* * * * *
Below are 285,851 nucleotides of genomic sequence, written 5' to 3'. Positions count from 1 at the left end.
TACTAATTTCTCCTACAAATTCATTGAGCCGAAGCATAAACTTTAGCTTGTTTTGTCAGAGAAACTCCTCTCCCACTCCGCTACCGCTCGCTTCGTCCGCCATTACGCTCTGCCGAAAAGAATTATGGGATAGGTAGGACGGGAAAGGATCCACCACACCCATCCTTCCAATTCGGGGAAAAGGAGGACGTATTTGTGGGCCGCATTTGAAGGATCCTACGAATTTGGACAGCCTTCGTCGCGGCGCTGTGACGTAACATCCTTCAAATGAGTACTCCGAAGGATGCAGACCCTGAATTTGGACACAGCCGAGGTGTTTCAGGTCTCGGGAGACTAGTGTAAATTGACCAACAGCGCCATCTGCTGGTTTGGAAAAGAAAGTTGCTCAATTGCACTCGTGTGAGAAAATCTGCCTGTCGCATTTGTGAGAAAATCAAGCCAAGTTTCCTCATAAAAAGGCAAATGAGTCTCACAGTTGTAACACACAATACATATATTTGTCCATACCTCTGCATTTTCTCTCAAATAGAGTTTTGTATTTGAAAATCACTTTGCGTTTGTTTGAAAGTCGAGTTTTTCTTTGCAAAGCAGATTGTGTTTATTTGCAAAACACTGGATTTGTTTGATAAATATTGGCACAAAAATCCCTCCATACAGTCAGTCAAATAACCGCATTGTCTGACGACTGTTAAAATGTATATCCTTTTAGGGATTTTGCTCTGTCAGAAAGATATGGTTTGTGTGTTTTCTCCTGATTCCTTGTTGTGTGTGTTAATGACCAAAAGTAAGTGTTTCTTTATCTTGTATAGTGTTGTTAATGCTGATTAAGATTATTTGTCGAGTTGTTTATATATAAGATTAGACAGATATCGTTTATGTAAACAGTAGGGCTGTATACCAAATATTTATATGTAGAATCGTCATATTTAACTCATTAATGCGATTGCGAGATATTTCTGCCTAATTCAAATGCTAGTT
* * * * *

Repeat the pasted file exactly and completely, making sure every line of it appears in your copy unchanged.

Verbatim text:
Below are 285,851 nucleotides of genomic sequence, written 5' to 3'. Positions count from 1 at the left end.
TACTAATTTCTCCTACAAATTCATTGAGCCGAAGCATAAACTTTAGCTTGTTTTGTCAGAGAAACTCCTCTCCCACTCCGCTACCGCTCGCTTCGTCCGCCATTACGCTCTGCCGAAAAGAATTATGGGATAGGTAGGACGGGAAAGGATCCACCACACCCATCCTTCCAATTCGGGGAAAAGGAGGACGTATTTGTGGGCCGCATTTGAAGGATCCTACGAATTTGGACAGCCTTCGTCGCGGCGCTGTGACGTAACATCCTTCAAATGAGTACTCCGAAGGATGCAGACCCTGAATTTGGACACAGCCGAGGTGTTTCAGGTCTCGGGAGACTAGTGTAAATTGACCAACAGCGCCATCTGCTGGTTTGGAAAAGAAAGTTGCTCAATTGCACTCGTGTGAGAAAATCTGCCTGTCGCATTTGTGAGAAAATCAAGCCAAGTTTCCTCATAAAAAGGCAAATGAGTCTCACAGTTGTAACACACAATACATATATTTGTCCATACCTCTGCATTTTCTCTCAAATAGAGTTTTGTATTTGAAAATCACTTTGCGTTTGTTTGAAAGTCGAGTTTTTCTTTGCAAAGCAGATTGTGTTTATTTGCAAAACACTGGATTTGTTTGATAAATATTGGCACAAAAATCCCTCCATACAGTCAGTCAAATAACCGCATTGTCTGACGACTGTTAAAATGTATATCCTTTTAGGGATTTTGCTCTGTCAGAAAGATATGGTTTGTGTGTTTTCTCCTGATTCCTTGTTGTGTGTGTTAATGACCAAAAGTAAGTGTTTCTTTATCTTGTATAGTGTTGTTAATGCTGATTAAGATTATTTGTCGAGTTGTTTATATATAAGATTAGACAGATATCGTTTATGTAAACAGTAGGGCTGTATACCAAATATTTATATGTAGAATCGTCATATTTAACTCATTAATGCGATTGCGAGATATTTCTGCCTAATTCAAATGCTAGTT